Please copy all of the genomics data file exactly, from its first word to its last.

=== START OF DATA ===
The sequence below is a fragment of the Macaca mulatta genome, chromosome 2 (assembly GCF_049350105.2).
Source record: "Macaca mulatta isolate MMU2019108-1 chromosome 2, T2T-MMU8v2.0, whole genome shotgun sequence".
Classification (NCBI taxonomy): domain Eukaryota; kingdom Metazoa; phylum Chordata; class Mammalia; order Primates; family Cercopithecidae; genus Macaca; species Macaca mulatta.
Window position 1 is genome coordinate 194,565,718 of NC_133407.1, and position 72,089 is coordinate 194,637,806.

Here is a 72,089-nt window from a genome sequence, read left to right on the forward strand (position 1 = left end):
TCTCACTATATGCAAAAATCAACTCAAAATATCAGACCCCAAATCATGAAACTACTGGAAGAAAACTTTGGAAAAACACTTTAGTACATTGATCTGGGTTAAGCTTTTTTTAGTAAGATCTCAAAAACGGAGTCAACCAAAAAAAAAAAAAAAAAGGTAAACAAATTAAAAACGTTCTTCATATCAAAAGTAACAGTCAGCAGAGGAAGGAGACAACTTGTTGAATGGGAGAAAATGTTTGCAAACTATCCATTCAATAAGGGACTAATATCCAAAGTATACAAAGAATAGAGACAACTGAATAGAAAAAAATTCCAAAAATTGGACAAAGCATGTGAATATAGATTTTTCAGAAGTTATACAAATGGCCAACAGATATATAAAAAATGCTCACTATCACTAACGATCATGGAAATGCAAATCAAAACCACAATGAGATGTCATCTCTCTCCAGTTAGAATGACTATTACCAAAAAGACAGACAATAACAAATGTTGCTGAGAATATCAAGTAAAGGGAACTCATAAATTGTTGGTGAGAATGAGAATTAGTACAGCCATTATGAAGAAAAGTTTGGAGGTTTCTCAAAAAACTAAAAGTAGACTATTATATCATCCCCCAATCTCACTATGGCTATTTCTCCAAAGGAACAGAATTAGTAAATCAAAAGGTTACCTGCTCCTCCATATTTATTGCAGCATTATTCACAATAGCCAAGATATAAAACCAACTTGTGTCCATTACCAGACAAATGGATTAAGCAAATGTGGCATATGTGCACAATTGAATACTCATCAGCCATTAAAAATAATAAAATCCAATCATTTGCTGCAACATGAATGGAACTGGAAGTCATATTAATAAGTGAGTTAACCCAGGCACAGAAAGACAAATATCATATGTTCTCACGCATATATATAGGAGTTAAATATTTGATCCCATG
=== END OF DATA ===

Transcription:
The sequence below is a fragment of the Macaca mulatta genome, chromosome 2 (assembly GCF_049350105.2).
Source record: "Macaca mulatta isolate MMU2019108-1 chromosome 2, T2T-MMU8v2.0, whole genome shotgun sequence".
Classification (NCBI taxonomy): domain Eukaryota; kingdom Metazoa; phylum Chordata; class Mammalia; order Primates; family Cercopithecidae; genus Macaca; species Macaca mulatta.
Window position 1 is genome coordinate 194,565,718 of NC_133407.1, and position 72,089 is coordinate 194,637,806.

Here is a 72,089-nt window from a genome sequence, read left to right on the forward strand (position 1 = left end):
TCTCACTATATGCAAAAATCAACTCAAAATATCAGACCCCAAATCATGAAACTACTGGAAGAAAACTTTGGAAAAACACTTTAGTACATTGATCTGGGTTAAGCTTTTTTTAGTAAGATCTCAAAAACGGAGTCAACCAAAAAAAAAAAAAAAAAGGTAAACAAATTAAAAACGTTCTTCATATCAAAAGTAACAGTCAGCAGAGGAAGGAGACAACTTGTTGAATGGGAGAAAATGTTTGCAAACTATCCATTCAATAAGGGACTAATATCCAAAGTATACAAAGAATAGAGACAACTGAATAGAAAAAAATTCCAAAAATTGGACAAAGCATGTGAATATAGATTTTTCAGAAGTTATACAAATGGCCAACAGATATATAAAAAATGCTCACTATCACTAACGATCATGGAAATGCAAATCAAAACCACAATGAGATGTCATCTCTCTCCAGTTAGAATGACTATTACCAAAAAGACAGACAATAACAAATGTTGCTGAGAATATCAAGTAAAGGGAACTCATAAATTGTTGGTGAGAATGAGAATTAGTACAGCCATTATGAAGAAAAGTTTGGAGGTTTCTCAAAAAACTAAAAGTAGACTATTATATCATCCCCCAATCTCACTATGGCTATTTCTCCAAAGGAACAGAATTAGTAAATCAAAAGGTTACCTGCTCCTCCATATTTATTGCAGCATTATTCACAATAGCCAAGATATAAAACCAACTTGTGTCCATTACCAGACAAATGGATTAAGCAAATGTGGCATATGTGCACAATTGAATACTCATCAGCCATTAAAAATAATAAAATCCAATCATTTGCTGCAACATGAATGGAACTGGAAGTCATATTAATAAGTGAGTTAACCCAGGCACAGAAAGACAAATATCATATGTTCTCACGCATATATATAGGAGTTAAATATTTGATCCCATG